Sri Lanka on Saturday said it agreed to allow the Chinese survey vessel Yuan Wang 5 to tomorrow dock at its southernmost port, the Chinese-run Hambantota, despite security concerns raised by neighboring India and the US.
Foreign security analysts describe the Yuan Wang 5, which is to dock in Sri Lanka until Monday next week, as one of China’s latest generation space-tracking ships, used to monitor satellite, rocket and intercontinental ballistic missile launches.
Sri Lanka cleared the ship after the government “engaged in extensive consultations at a high level through diplomatic channels with all parties concerned,” including seeking “further information and material,” the Sri Lankan Ministry of Foreign Affairs said in a statement.
The South Asian island nation is experiencing political and economic turmoil after defaulting on debt for the first time and has endured months-long protests. The government previously deferred a request by the Chinese embassy on June 28 to allow the ship a port call in the middle of this month for replenishment purposes.
The earlier postponement was made after “certain concerns” were raised, the ministry said, adding that the ship would not be allowed to conduct scientific research within Sri Lankan waters and must keep its automatic identification system on within its exclusive economic zone.
“It is Sri Lanka’s intention to safeguard the legitimate interests of all countries, in keeping with its international obligations,” it said, reiterating its “policy of cooperation and friendship with all countries.”
The Indian Ministry of External Affairs on July 28 said in regards to the ship that it was carefully monitoring any development that might have a bearing on India’s security and economic interests, and “takes all necessary measures to safeguard them.”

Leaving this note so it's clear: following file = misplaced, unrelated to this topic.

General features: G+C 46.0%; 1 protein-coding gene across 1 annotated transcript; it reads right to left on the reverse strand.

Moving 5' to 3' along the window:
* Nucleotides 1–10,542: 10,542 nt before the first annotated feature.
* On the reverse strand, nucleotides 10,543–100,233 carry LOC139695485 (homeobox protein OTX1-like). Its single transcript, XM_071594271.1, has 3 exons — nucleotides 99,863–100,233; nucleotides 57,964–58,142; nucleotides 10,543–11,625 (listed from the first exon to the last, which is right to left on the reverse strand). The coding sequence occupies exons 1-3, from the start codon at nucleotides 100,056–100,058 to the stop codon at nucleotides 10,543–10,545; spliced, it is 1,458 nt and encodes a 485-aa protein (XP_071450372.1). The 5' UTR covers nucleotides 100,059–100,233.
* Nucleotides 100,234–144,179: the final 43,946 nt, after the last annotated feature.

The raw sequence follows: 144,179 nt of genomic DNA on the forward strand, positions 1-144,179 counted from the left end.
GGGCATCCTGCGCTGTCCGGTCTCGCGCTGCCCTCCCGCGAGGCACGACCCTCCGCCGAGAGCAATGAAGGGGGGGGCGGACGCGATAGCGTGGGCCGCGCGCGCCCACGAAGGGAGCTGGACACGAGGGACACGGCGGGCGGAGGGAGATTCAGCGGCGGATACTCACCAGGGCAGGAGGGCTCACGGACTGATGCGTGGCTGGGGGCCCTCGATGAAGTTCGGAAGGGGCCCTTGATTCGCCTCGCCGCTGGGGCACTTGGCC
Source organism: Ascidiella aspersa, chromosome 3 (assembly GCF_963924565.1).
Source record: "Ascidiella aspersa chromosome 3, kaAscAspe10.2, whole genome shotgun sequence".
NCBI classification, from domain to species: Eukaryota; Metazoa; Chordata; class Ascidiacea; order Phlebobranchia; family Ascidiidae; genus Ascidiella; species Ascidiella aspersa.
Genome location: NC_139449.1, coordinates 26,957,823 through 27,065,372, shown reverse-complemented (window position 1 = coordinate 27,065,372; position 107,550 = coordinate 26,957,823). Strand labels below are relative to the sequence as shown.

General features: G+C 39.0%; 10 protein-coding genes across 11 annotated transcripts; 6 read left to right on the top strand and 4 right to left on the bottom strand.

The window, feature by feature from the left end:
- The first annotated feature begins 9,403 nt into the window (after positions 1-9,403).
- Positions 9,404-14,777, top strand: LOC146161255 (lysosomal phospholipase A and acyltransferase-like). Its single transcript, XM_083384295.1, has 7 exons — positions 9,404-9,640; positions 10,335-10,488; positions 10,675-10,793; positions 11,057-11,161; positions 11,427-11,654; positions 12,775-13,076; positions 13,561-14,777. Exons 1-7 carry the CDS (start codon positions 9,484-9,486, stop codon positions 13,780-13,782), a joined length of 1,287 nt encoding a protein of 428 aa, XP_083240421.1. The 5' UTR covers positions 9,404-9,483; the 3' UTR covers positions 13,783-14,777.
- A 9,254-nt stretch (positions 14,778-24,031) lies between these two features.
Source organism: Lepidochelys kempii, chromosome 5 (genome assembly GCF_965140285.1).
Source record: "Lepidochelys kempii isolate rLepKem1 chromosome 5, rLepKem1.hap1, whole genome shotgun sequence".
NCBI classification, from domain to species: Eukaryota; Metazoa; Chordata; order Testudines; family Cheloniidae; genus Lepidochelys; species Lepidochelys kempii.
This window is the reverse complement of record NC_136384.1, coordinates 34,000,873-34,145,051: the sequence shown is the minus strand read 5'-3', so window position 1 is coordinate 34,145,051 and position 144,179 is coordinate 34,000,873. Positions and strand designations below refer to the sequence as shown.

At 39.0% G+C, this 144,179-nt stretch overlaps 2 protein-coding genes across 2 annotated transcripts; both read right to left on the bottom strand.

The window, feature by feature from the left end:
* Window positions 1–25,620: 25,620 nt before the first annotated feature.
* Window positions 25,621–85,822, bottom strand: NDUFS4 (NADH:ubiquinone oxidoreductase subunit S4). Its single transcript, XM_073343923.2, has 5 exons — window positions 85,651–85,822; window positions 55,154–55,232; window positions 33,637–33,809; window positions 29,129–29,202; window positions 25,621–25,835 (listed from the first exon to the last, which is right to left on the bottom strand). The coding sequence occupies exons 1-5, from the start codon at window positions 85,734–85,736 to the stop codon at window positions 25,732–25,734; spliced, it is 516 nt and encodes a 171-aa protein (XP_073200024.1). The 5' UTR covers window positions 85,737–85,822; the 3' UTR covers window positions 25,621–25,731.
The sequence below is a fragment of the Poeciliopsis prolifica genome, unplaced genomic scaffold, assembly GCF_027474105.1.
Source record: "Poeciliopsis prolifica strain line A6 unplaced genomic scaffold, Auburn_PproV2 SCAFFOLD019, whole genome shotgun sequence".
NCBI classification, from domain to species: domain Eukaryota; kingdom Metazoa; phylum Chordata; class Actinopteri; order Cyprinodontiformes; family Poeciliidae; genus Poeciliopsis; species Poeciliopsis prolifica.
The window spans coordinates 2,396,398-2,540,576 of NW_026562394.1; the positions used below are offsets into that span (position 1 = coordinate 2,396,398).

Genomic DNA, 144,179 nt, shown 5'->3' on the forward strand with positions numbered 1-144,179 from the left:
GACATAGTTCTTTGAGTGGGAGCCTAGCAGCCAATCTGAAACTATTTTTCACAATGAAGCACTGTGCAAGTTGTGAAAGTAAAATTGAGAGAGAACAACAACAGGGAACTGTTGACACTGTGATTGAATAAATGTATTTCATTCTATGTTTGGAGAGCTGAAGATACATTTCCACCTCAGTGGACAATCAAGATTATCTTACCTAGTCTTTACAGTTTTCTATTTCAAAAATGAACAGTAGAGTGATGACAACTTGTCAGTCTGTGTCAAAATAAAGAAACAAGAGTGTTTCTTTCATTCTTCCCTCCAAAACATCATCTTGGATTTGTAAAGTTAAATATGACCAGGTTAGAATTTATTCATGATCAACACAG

The US has also been lobbying the government to revoke Chinese access to the port, the Washington Post previously reported, citing an unnamed Sri Lankan official.
India and the US say that allowing the visit would be viewed as giving special treatment to China when the country is seeking to renegotiate its debt and seek a bailout from the IMF, the Post said.
The Pentagon said that Yuan Wang ships are operated by the Strategic Support Force of the Chinese People’s Liberation Army.
Separately, Thailand and China yesterday started joint air force exercises, the kingdom’s military said, the first such drills in years following a pause forced by COVID-19.
The “Falcon Strike” exercise came after China’s biggest-ever military drills around Taiwan, which were conducted in retaliation to a visit there by US House of Representatives Speaker Nancy Pelosi.
Royal Thai Air Force Chief Marshall Prapas Sornchaidee said “Falcon Strike,” which ends on Thursday next week 25 in the northeast of the country, was meant to “strengthen relations and understanding” with China.
The visiting Chinese contingent would include fighter jets, bombers and airborne early-warning planes, the Chinese Minister of National Defense said last week.
Additional reporting by Bloomberg and AFP
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